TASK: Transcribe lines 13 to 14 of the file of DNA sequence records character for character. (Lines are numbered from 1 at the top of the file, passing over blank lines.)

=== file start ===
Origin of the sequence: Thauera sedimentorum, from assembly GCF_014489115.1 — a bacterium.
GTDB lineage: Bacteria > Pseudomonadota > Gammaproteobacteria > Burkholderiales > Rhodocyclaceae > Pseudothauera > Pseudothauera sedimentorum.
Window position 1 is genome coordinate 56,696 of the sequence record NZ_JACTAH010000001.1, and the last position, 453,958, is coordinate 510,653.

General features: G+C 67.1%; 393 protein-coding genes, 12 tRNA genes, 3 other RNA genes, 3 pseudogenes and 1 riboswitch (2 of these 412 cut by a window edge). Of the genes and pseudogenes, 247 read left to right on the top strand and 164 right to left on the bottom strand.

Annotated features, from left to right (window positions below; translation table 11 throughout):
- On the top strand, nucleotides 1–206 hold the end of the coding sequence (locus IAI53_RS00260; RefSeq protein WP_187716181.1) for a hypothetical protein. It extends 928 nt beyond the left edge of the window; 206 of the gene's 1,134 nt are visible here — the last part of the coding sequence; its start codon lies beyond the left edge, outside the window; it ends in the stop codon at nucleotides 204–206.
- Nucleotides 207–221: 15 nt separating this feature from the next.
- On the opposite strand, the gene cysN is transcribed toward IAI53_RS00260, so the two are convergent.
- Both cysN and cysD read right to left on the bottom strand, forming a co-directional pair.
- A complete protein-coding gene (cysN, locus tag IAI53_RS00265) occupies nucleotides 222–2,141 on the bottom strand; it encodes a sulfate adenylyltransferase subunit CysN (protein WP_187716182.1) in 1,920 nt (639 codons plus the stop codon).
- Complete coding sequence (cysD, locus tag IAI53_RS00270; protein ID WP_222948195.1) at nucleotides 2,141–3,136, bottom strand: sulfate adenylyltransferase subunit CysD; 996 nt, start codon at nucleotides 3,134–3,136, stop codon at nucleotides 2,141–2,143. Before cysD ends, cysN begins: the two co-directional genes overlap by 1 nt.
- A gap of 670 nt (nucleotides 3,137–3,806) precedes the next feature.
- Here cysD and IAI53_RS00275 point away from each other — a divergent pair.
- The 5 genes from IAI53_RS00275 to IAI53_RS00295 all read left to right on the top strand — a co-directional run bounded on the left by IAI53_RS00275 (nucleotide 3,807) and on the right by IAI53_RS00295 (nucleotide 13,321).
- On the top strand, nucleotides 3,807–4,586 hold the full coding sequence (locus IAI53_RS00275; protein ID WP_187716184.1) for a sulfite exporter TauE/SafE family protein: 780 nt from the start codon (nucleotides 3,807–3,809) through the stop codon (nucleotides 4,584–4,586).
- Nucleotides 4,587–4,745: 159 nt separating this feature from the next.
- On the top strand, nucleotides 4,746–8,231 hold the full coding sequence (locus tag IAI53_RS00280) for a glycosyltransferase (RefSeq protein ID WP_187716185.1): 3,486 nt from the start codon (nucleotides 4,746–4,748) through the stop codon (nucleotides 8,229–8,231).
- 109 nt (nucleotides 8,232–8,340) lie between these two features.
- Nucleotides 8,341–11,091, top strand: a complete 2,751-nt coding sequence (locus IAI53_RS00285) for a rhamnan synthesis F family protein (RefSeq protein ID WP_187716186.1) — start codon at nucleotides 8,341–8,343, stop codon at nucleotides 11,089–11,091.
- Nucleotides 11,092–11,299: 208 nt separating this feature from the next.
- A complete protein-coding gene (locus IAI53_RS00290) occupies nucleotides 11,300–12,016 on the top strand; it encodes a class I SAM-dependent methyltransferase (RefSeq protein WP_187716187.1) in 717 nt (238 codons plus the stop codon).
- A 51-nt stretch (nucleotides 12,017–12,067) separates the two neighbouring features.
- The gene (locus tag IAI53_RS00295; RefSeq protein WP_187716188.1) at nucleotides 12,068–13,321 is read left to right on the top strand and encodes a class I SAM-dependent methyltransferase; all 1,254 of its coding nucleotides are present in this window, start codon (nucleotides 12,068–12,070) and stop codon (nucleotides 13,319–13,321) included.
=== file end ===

- Here cysD and IAI53_RS00275 point away from each other — a divergent pair.
- The 5 genes from IAI53_RS00275 to IAI53_RS00295 all read left to right on the top strand — a co-directional run bounded on the left by IAI53_RS00275 (nucleotide 3,807) and on the right by IAI53_RS00295 (nucleotide 13,321).